(b) TOSFOS YESHANIM (30a DH Ein Adam) says in the name of his Rebbi, Rabeinu Yehudah ha'Chasid, that one needs Tevilah only if he is entering the Azarah in order to perform an Avodah. The word "la'Avodah" in our Mishnah is Davka in that respect. However, when it says "la'Avodah" it does not mean a full- fledged Avodah, but it means any act which involves an act that must be done in the Mikdash (such as doing Semichah, or a Metzora putting his fingers into the Azarah for Haza'ah). The Rabanan, though, require Tevilah only if one does an actual Avodah.

(c) TOSFOS YESHANIM (31a DH Tiba'i) also cites the opinion of RABEINU YOSEF who says that even according to the Tana of our Mishnah, Tevilah is only required when one enters to do an actual Avodah. (The Avodah, though, does not have to be the type that can only be performed by a Kohen. An Avodah which a Zar may perform, such as Shechitah, also requires Tevilah, as is clear from our Sugya.) The Rabanan, though, assert that one only requires Tevilah if he enters and *immediately upon entering* performs an Avodah. (Tosfos Yeshanim does not consider this explanation satisfactory.)


QUESTION: The Mishnah lists the Avodos of the Korban Tamid which the Kohen Gadol performs on Yom Kipur. It says that he brings the Evarim (limbs) of the Tamid up to the Mizbe'ach "along with the Chavisin and the wine."

Why does the Mishnah omit the flour of the Minchas Nesachim which is also brought with the Tamid? The Mishnah earlier (25a) mentions it together with the Chavisin of the Kohen Gadol and the wine, so why does the Mishnah here omit it?

The answer cannot be that when the Mishnah mentions the Tamid that is brought upon the Mizbe'ach, it is including the flour, because the Mishnah lists wine separately, although it is also brought with the Tamid, and thus the flour of the Minchah should also be listed separately as well!


(a) The SI'ACH YITZCHAK cites the RAMBAM (Hilchos Ma'aseh ha'Korbanos 2:1; Perush ha'Mishnayos, introduction to Menachos) who writes that the word "Nesachim" includes both the wine and the flour that are brought with the Korban Tamid. When the Rambam (Hilchos Avodas Yom ha'Kipurim 4:1) quotes our Mishnah which mentions wine but does not mention flour, he writes "Nesachim" instead of wine, including the wine and flour together.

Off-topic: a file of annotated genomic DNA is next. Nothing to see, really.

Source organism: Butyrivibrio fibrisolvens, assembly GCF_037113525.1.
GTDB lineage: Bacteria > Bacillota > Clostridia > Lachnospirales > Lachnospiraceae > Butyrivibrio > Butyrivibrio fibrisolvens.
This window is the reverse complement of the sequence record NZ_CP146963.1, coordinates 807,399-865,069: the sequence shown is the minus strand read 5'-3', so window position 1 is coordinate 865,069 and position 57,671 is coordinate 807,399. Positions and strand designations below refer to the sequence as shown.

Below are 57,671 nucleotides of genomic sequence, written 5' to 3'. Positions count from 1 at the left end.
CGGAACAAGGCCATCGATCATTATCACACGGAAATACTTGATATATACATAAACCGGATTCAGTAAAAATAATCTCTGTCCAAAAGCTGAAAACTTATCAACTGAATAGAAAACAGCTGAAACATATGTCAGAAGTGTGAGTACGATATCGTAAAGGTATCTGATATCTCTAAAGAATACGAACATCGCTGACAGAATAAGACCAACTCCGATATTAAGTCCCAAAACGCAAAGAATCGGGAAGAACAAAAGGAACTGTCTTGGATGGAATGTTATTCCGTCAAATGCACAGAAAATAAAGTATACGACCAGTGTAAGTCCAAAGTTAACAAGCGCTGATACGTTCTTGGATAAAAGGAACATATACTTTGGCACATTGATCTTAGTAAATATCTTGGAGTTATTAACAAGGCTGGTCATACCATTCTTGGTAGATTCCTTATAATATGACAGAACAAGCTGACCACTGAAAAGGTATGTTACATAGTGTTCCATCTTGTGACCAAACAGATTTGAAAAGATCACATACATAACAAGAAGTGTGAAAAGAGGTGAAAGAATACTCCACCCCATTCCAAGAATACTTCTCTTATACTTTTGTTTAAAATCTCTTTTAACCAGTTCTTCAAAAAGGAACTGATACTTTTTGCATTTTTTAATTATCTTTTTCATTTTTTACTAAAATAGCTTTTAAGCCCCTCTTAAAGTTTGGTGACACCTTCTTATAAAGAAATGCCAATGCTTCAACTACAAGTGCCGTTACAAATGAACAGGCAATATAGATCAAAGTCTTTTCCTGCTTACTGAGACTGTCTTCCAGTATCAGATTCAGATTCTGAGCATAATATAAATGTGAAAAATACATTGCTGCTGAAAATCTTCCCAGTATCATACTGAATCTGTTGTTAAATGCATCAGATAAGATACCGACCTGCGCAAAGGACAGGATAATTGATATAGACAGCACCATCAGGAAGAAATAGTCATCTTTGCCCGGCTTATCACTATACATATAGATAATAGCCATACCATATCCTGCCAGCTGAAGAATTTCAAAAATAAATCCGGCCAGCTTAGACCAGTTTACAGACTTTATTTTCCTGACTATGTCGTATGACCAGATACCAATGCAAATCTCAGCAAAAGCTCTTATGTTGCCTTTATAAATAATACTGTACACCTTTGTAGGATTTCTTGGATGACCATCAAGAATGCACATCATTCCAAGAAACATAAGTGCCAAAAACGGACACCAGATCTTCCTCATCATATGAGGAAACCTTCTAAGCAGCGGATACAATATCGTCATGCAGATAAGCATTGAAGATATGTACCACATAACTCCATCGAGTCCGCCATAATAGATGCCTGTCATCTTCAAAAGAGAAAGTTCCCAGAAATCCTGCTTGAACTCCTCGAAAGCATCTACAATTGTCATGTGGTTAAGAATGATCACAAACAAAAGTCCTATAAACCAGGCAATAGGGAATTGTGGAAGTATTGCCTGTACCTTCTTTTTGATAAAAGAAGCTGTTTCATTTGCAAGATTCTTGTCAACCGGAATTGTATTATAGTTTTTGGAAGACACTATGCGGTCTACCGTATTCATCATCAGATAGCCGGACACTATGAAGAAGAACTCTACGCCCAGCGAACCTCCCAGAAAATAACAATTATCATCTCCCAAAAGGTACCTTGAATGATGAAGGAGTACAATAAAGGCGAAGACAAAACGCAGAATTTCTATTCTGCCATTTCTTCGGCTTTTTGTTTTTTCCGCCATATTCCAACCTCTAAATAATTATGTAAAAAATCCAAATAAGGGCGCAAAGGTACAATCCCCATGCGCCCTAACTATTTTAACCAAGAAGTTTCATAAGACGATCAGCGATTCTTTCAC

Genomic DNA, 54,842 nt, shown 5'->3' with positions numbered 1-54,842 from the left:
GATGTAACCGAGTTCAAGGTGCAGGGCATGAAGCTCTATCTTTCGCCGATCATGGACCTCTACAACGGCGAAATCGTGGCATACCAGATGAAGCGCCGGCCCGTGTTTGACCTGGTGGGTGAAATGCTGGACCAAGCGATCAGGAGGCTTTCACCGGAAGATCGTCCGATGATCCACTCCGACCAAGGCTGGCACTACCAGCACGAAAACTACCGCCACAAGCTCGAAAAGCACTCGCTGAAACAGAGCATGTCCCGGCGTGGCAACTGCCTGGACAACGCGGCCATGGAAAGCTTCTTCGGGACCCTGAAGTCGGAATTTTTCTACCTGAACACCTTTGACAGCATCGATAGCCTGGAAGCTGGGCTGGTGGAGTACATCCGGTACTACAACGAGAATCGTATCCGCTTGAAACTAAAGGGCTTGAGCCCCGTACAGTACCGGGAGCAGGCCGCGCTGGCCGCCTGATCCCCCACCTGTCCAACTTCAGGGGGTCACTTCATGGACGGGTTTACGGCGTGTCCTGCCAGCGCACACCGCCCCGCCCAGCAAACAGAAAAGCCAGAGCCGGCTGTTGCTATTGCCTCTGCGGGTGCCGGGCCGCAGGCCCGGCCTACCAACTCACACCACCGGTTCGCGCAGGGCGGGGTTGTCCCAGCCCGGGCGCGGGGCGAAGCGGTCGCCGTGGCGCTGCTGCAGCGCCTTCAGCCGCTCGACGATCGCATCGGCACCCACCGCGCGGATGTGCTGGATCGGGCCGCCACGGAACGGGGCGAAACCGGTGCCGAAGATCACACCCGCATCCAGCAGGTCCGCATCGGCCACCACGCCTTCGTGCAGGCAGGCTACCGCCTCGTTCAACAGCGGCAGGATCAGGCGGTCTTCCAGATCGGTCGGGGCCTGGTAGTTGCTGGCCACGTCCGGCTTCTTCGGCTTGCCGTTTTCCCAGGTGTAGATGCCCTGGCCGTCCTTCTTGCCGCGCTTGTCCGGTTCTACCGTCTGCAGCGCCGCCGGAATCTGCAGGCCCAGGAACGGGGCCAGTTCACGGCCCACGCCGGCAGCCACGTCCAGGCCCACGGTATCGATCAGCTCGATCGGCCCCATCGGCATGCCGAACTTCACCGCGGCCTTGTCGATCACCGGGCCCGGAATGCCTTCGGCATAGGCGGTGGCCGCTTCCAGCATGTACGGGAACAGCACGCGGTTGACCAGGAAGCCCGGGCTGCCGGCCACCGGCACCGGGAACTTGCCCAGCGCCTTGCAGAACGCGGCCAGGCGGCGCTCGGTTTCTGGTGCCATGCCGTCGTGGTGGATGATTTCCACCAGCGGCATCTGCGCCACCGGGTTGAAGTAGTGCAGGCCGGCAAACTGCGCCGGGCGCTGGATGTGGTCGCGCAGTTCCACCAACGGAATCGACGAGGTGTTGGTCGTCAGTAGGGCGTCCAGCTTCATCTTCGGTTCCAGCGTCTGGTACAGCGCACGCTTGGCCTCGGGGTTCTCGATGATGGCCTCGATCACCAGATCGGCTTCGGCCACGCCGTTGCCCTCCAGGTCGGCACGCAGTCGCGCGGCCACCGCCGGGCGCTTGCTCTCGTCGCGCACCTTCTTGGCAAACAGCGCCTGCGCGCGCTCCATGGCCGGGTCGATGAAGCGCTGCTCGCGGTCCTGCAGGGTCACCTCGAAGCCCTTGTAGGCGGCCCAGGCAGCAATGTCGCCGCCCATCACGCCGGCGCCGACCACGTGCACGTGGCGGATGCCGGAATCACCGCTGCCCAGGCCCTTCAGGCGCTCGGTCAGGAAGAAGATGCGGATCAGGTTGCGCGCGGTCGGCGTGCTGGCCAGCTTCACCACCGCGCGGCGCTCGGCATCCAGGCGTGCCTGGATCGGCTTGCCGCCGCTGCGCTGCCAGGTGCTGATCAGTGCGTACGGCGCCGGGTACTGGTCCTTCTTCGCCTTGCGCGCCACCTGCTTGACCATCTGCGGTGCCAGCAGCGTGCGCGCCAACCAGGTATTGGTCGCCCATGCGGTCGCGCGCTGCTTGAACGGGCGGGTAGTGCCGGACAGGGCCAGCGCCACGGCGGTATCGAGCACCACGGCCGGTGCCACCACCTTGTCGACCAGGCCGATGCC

Similarly, it must be that when our Mishnah mentions the "wine" of the Nesachim, it also means to include the flour, just like "Nesachim" includes both the wine and flour. The only reason the flour was mentioned separately in the earlier Mishnah was because that Mishnah was enumerating all of the Kohanim who were involved in the Avodos of the Tamid. Since one Kohen brought up the flour to the Mizbe'ach and a different one brought the wine, the Mishnah had to mention them separately.

(b) The RASHASH suggests that we know that the flour of the Nesachim and the wine do not have to be brought simultaneously with the Korban Tamid, but they may be brought later, even after several days have passed. The Rashash points out that from Tosfos in Rosh ha'Shanah (30b) it appears that even l'Chatchilah, the flour of the Nesachim may be brought later and not together with the Korban. It would seem that the wine, though, l'Chatchilah must be brought on the same day as the Korban, because the Shir Shel Yom (the Song of the Day) that is said with the Korban Tamid each day is said when the wine of the Korban is brought.

Since the flour does not have to be brought with the Korban even l'Chatchilah and it may be brought another day, perhaps it is not considered to be an Avodah unique to the day of Yom Kipur. Because of this, it is not necessary for the Kohen Gadol himself to bring it, and it may be brought by any Kohen. That is why our Mishnah, which is discussing the Kohen Gadol's work on Yom Kipur, does not list it. (This is based on the thesis of the RITVA (12b) who says that any part of the Avodah that does not belong exclusively to Yom Kipur does not have to be done by the Kohen Gadol; see Insights to 22:1(c)).